Many works on the Salinas era were produced during or immediately following his time in office. Philip L. Russell and Andres Oppenheimer both offer overviews of the period from a largely journalistic perspective.19 Enrique Krauze provides a classic historical look at the Mexican presidency, including the Salinas period.20 Luis Javier Garrido presents the most detailed look at the rupture in the party leading up to and following the historic 1988 election.21 Miguel Angel Centeno and Stephen D. Morris offer a political science perspective on the nature and limits of the reforms of the period.22 For an analysis of Salinas’s background, career trajectory, and political alliances, see Roderic A. Camp, “Camarillas in Mexican Politics: The Case of the Salinas Cabinet.”23 For further readings on the rise of civil society organizations and their impact, see Joe Foweraker and Ann Craig, Popular Movements and Political Change in Mexico.24 For a thorough overview of the constitutional and legal reforms during the period, see Jorge A. Vargas, “Mexico’s Legal Revolution: An Appraisal of Its Recent Constitutional Changes, 1988–1995.”25 The most important work on the Zapatista uprising is Neil Harvey, The Chiapas Rebellion: The Struggle for Land and Democracy.26 Among the reform measures, PRONASOL attracted substantial analysis mainly from political scientists seeking to determine its political and strategic use. They include Denise Dresser, Neopopulist Solutions to Neoliberal Problems: Mexico’s Solidarity Program,27 and Juan Molinar and Jeffrey Weldon, “Electoral Determinants and Consequences of National Solidarity.”28 Reports on human rights during the period can be found at Americas Watch or Amnesty International. For an overview of Salinas’s views of the United States, see Stephen D. Morris, Gringolandia: Mexican Identity and Perceptions of the United States.29 A number of works explore economic restructuring. Major works include Nora Lustig, Mexico: The Remaking of an Economy,30 Manuel Pastor Jr. and Carol Wise, “Mexican-Style Neoliberalism: State Policy and Distributional Stress,”31 and Judith Teichman, Privatization and Political Change in Mexico.32 Studies focusing more specifically on NAFTA and its impact include John J. Audley, Demetrios G. Papademetriou, Sandra Polaski, and Scott Vaughan, NAFTA’s Promise and Reality: Lessons from Mexico for the Hemisphere;33 Ricardo Grinspun and Maxwell A. Cameron, The Political Economy of North American Free Trade;34 Nora Lustig, Barry Bosworth, and Robert Z. Lawrence, North American Free Trade: Assessing the Impact;35 and Gary Clyde Hufbauer and Jeffrey J. Schott, NAFTA Revisited: Achievements and Challenges.36 On the privatization of banks and the aftermath, see the study by Irma Eréndira Sandoval Ballesteros, Crisis, Rentismo e Intervencionismo Neoliberal en la Banca (1982–1999).37 Finally, Carlos Salinas himself offers an account and detailed analyses of his time in office in México: Un Paso Dificil a La Modernidad.38 He also provides a critical appraisal of his successor Ernesto Zedillo in La Decada Perdida: Neoliberalismo y Populismo en México (1995–2006).39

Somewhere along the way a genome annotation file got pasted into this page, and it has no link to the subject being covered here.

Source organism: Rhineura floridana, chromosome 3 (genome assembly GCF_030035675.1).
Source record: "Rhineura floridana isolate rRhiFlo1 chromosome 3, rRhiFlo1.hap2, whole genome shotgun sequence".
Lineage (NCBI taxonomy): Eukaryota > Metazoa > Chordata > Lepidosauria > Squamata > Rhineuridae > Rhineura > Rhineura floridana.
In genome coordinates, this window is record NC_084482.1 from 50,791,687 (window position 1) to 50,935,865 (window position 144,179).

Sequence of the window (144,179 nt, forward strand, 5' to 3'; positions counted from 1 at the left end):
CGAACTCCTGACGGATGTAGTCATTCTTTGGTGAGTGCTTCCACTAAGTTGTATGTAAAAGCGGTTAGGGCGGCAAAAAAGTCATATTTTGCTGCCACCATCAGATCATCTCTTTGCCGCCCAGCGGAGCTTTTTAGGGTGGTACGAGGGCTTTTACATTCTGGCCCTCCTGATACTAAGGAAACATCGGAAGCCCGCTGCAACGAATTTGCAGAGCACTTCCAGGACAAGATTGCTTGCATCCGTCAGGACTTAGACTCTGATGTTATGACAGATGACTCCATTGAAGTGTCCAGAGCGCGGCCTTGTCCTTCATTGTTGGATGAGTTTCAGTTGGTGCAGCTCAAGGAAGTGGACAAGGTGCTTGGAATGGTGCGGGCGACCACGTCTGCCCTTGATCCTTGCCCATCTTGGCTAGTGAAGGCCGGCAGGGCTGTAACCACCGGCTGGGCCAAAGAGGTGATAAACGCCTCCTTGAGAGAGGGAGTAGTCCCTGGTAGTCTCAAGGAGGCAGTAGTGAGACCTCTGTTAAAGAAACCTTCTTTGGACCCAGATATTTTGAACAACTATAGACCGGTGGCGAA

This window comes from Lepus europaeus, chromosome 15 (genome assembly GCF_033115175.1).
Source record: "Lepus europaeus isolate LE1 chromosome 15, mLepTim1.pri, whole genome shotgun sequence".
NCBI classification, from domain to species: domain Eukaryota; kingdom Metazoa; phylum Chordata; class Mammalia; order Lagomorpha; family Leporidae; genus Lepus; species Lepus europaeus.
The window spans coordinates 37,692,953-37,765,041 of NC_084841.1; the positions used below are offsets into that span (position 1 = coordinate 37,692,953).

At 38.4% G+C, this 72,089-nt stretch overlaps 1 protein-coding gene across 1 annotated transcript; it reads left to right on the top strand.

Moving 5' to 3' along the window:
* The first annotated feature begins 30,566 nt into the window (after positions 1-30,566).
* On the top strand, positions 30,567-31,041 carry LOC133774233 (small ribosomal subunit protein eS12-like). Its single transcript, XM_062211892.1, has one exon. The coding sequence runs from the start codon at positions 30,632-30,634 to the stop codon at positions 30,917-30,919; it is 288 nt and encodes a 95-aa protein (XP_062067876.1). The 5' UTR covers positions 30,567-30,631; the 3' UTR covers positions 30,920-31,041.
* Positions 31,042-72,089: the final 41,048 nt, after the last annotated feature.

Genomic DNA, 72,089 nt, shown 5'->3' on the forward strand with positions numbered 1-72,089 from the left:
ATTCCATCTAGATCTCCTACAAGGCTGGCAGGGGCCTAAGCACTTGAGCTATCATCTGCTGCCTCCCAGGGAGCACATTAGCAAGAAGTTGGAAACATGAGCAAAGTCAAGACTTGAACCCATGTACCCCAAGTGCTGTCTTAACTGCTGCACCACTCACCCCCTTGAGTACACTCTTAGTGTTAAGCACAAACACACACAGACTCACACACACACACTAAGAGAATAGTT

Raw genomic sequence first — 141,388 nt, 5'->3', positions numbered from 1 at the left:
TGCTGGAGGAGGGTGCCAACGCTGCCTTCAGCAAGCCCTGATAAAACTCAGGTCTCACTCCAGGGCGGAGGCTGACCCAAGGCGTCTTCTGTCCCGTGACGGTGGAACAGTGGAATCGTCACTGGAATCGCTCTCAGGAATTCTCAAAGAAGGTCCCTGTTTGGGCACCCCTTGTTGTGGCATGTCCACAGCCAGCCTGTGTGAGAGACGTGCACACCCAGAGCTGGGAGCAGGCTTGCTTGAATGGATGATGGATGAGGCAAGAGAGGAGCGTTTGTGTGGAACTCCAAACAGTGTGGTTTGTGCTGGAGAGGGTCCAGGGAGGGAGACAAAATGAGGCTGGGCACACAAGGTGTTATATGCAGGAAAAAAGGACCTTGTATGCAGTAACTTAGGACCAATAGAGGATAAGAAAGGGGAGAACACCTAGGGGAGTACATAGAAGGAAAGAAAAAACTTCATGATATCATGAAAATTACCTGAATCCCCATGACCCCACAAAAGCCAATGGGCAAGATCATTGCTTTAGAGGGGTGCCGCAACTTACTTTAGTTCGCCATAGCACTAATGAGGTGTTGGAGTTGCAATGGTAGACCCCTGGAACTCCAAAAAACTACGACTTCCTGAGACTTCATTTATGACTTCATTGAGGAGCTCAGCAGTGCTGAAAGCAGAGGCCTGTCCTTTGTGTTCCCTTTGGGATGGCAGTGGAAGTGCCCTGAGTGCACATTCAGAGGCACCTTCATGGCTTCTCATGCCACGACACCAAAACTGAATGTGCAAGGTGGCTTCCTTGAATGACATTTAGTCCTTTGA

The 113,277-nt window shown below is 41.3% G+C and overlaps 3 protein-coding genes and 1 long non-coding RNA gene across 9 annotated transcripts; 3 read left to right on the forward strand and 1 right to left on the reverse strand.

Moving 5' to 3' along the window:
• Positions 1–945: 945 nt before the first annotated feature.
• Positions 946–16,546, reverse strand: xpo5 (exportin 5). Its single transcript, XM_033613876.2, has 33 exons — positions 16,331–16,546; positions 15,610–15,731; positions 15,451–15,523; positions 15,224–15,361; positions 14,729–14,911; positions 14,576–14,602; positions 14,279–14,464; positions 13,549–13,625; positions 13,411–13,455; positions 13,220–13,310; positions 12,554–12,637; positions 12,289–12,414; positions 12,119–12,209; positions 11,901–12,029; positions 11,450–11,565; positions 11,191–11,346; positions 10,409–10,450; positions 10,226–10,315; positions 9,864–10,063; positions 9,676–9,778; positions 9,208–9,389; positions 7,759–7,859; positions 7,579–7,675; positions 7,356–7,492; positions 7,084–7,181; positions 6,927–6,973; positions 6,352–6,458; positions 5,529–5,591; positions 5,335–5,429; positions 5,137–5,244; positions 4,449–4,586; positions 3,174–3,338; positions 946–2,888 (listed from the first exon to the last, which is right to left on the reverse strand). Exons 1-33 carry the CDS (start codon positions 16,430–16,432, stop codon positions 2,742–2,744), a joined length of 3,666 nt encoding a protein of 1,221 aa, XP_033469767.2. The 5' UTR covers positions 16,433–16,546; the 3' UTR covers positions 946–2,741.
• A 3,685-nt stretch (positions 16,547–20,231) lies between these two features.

Primary source materials for the Salinas presidency include the annual Presidential Informes delivered to the Chamber of Deputies as mandated by the Mexican Constitution. These have been compiled by the Centro de Documentación, Información y Análisis by the Cámara de Diputados, LIX Legislatura and are available online. Additional primary source materials include the president’s Plan Nacional de Desarrollo 1989–1994 (Mexico City: Secretaría de Progamación y Presupuesto), the blueprint for the government’s program issued in the initial year of a presidential term and the North American Free Trade Agreement available online at the Office of the U.S. Trade Representative.
Audley, John J., Demetrios G. Papademetriou, Sandra Polaski, and Scott Vaughan. NAFTA’s Promise and Reality: Lessons from Mexico for the Hemisphere. Washington, DC: Carnegie Endowment for International Peace, 2004.Find this resource:
Camp, Roderic A. “Camarillas in Mexican Politics: The Case of the Salinas Cabinet.” Mexican Studies/Estudios Mexicanos 6 (1990): 85–107.Find this resource:
Centeno, Miguel Angel. Democracy within Reason: Technocratic Revolution in Mexico. University Park: Pennsylvania State University Press, 1994.Find this resource:
Cornelius, Wayne, Ann Craig, and Jonathan Fox, eds. Transforming State-Society Relations in Mexico. Boulder, CO: Lynne Rienner, 1994.Find this resource:
Foweraker, Joe, and Ann Craig, eds. Popular Movements and Political Change in Mexico. Boulder, CO: Lynne Rienner, 1990.Find this resource:
Luis Javier Garrido. La Ruptura: La Corriente Democrática del PRI. Mexico: Grijalbo, 1993.Find this resource:
Harvey, Neil. The Chiapas Rebellion: The Struggle for Land and Democracy. Durham, NC: Duke University Press, 1998.Find this resource:
Hufbauer, Gary Clyde, and Jeffrey J. Schott. NAFTA Revisited: Achievements and Challenges. Washington, DC: Institute for International Economics, 2005.Find this resource:
Lustig, Nora. Mexico: The Remaking of an Economy. Second edition. Washington, DC: Brookings Institution, 1998.Find this resource:
Morris, Stephen D. Political Reformism in Mexico: An Overview of Contemporary Mexican Politics. Boulder, CO: Lynne Rienner, 1995.Find this resource: